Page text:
Edinburgh reacts to Covid-19

With the recent Covid-19 pandemic, the effects throughout communities across the country have been disastrous. One of the most hard hit areas of this is food provision.

Whilst queues of people hoard toilet paper, food and hand sanitiser, the people most vulnerable are left in the wake of this,  ultimately making it impossible for them to pick up household essentials. That’s where community groups such as Scran Academy, Space and Whale Arts come in. These organisations have reacted fast to alter their initiatives to make sure that vulnerable groups can get access to hot meals, household essentials and even art packs to see them through these tough times. These groups already have a vital role to play in their communities but now this has ramped up more than ever. 


Providing food provision with an invisible enemy lurking certainly brings its challenges. Food safety is absolutely critical when providing for vulnerable groups. In order make this possible these organisations had to take very careful measures when setting up a process to make food in a quarantined environment, package it up and send it out for delivery. 


We were asked by the NHS and its partner organisations to capture some of the amazing work carried out around the city. We were briefed on how to conform to social distancing protocols which we then had to take and adapt to how we could film. For us this meant keeping more than a 2 metre distance from a subject at any time which certainly brought its limitations and challenges when it came to filming. With our big lenses at the ready we set out to capture the first food kitchen. 


Our first stop, Scran Academy, is a social partnership which usually gives young people first-hand experience working in a kitchen alongside trained chefs. In reaction to Covid-19 they have taken over the Fet-Lor community hub in north Edinburgh. We visited here to catch up with the team headed up by John Loughton. They had an impressive setup which was assembled in less than a week and had everyone from professional chefs to MSPs and volunteers. On arrival you are given a solid briefing on their practices and given hand sanitiser, masks and hair nets to use at all times. We carried out several interviews and shot some of the key activities such as food preparation, packaging and the delivery process. It turned out to be one of the most rewarding days for us, getting to hear the stories from these people who give up their time to provide this invaluable service. The scale of this operation was what we found most impressive - they were turning around 300 meals a day which has now risen up to providing more than 1000!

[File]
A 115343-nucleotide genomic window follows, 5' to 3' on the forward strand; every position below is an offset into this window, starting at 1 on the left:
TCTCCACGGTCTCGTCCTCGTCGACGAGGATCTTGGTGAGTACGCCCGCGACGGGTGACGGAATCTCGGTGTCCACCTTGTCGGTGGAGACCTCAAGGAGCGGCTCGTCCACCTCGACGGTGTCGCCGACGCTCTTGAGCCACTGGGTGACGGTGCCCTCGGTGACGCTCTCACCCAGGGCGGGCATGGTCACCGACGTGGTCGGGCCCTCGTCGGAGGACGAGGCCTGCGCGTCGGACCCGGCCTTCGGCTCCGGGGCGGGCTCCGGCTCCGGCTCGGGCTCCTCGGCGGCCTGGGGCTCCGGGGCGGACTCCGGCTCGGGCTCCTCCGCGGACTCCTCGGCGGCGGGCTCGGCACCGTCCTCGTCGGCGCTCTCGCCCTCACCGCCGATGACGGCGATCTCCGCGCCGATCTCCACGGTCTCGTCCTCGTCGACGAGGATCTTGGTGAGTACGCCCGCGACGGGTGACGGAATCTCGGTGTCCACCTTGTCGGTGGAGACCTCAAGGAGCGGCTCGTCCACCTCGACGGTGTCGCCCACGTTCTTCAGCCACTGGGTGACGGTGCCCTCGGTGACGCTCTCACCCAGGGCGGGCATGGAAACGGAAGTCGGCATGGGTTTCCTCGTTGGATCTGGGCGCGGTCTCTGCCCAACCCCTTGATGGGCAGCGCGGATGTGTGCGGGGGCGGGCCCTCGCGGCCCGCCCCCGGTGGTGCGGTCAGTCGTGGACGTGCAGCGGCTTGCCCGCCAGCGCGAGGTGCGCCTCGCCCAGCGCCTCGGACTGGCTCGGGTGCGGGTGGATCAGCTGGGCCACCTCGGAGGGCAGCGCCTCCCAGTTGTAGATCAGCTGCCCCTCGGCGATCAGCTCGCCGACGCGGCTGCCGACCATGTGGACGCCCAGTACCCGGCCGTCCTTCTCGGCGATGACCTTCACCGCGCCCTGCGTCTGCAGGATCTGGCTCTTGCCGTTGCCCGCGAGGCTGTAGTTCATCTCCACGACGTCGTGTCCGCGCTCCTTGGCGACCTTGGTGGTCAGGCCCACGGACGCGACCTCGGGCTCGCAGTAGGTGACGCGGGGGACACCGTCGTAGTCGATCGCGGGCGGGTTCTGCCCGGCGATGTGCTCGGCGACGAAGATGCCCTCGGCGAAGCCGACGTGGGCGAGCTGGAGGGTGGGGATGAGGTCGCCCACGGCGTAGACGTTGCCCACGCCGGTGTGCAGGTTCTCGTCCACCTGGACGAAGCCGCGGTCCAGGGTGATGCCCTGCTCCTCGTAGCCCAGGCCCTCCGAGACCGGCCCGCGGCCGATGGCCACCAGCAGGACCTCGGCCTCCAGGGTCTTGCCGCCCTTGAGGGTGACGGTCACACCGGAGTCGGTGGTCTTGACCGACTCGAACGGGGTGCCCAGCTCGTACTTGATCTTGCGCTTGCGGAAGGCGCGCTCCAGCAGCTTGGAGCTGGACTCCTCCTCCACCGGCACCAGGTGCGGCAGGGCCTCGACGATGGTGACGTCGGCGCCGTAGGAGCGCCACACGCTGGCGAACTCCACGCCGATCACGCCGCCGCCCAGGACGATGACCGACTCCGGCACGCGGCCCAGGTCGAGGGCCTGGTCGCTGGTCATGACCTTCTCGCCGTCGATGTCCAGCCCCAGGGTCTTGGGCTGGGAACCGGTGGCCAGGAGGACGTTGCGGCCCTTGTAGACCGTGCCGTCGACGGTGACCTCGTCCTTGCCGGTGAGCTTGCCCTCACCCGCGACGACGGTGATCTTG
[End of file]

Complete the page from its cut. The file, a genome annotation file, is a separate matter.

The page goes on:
Our second day took us to the west of Edinburgh to Space, the Broomhouse based community hub. They had a very similar setup to Scran Academy which also included the same safety protocols. They did operate a take away service where community members could come along to collect a meal. This was setup similar to what you see in supermarkets with two metre perimeter lines between each person. When speaking with manager Helene Van Der Ploeg, she said the response in the community was incredible and they were receiving great feedback from community members. 


Our final day on this project took us the Whale Arts, an arts and community hub located in Wester Hailes. The day we arrived was the first day they were trialling home deliveries with food provision. Similar to the Space hub, they also provided a take away service for people to come along and get a hot meal. They also had something quite different that was art packs. Being a creative hub they had access to a great resource of art materials which they created packs for all ages. The thinking behind this was to give people something else, something more creative to do in their spare time. These ranged from bath bomb kits to watercolour painting to kids fun packs. The idea was that the recipients of the kits would report back with what they created. Another service they have set up is an online map which shows users how to find local food provision, this includes food banks, community meal takeaway, shopping services, food delivery and more. You can find more about this here. 


It was really inspiring to see how these amazing organisations have re-invented themselves to provide an invaluable service for their communities. It seems they are also getting more investing and funding than ever before to support their initiatives. This is great for just now but ultimately it shows that with a bit of backing these places can really create something powerful for their communities. Let's hope this continues long after we get back to some form of normality.  

Scran Academy - Our response to Covid-19

Whale Arts - Our response to Covid-19